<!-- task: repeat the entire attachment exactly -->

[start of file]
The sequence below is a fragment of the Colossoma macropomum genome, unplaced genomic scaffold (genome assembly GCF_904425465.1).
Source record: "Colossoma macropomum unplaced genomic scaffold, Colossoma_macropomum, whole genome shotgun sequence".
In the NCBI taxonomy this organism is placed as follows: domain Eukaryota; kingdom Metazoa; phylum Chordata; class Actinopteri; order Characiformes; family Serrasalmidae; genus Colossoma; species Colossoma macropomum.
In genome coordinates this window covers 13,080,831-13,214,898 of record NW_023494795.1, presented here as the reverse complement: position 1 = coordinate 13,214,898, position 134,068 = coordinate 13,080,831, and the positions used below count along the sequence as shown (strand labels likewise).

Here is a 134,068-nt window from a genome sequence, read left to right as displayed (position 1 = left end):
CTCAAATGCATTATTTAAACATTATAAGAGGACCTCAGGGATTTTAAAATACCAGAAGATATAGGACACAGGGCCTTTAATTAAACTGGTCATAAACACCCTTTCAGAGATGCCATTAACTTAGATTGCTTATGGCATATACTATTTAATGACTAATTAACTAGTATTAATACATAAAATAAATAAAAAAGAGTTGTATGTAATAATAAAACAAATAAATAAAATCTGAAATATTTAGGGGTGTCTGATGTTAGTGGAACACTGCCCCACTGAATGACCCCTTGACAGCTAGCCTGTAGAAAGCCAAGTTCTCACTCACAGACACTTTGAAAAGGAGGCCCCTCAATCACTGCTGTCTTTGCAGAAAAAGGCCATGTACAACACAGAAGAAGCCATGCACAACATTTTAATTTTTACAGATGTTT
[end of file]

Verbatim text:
The sequence below is a fragment of the Colossoma macropomum genome, unplaced genomic scaffold (genome assembly GCF_904425465.1).
Source record: "Colossoma macropomum unplaced genomic scaffold, Colossoma_macropomum, whole genome shotgun sequence".
In the NCBI taxonomy this organism is placed as follows: domain Eukaryota; kingdom Metazoa; phylum Chordata; class Actinopteri; order Characiformes; family Serrasalmidae; genus Colossoma; species Colossoma macropomum.
In genome coordinates this window covers 13,080,831-13,214,898 of record NW_023494795.1, presented here as the reverse complement: position 1 = coordinate 13,214,898, position 134,068 = coordinate 13,080,831, and the positions used below count along the sequence as shown (strand labels likewise).

Here is a 134,068-nt window from a genome sequence, read left to right as displayed (position 1 = left end):
CTCAAATGCATTATTTAAACATTATAAGAGGACCTCAGGGATTTTAAAATACCAGAAGATATAGGACACAGGGCCTTTAATTAAACTGGTCATAAACACCCTTTCAGAGATGCCATTAACTTAGATTGCTTATGGCATATACTATTTAATGACTAATTAACTAGTATTAATACATAAAATAAATAAAAAAGAGTTGTATGTAATAATAAAACAAATAAATAAAATCTGAAATATTTAGGGGTGTCTGATGTTAGTGGAACACTGCCCCACTGAATGACCCCTTGACAGCTAGCCTGTAGAAAGCCAAGTTCTCACTCACAGACACTTTGAAAAGGAGGCCCCTCAATCACTGCTGTCTTTGCAGAAAAAGGCCATGTACAACACAGAAGAAGCCATGCACAACATTTTAATTTTTACAGATGTTT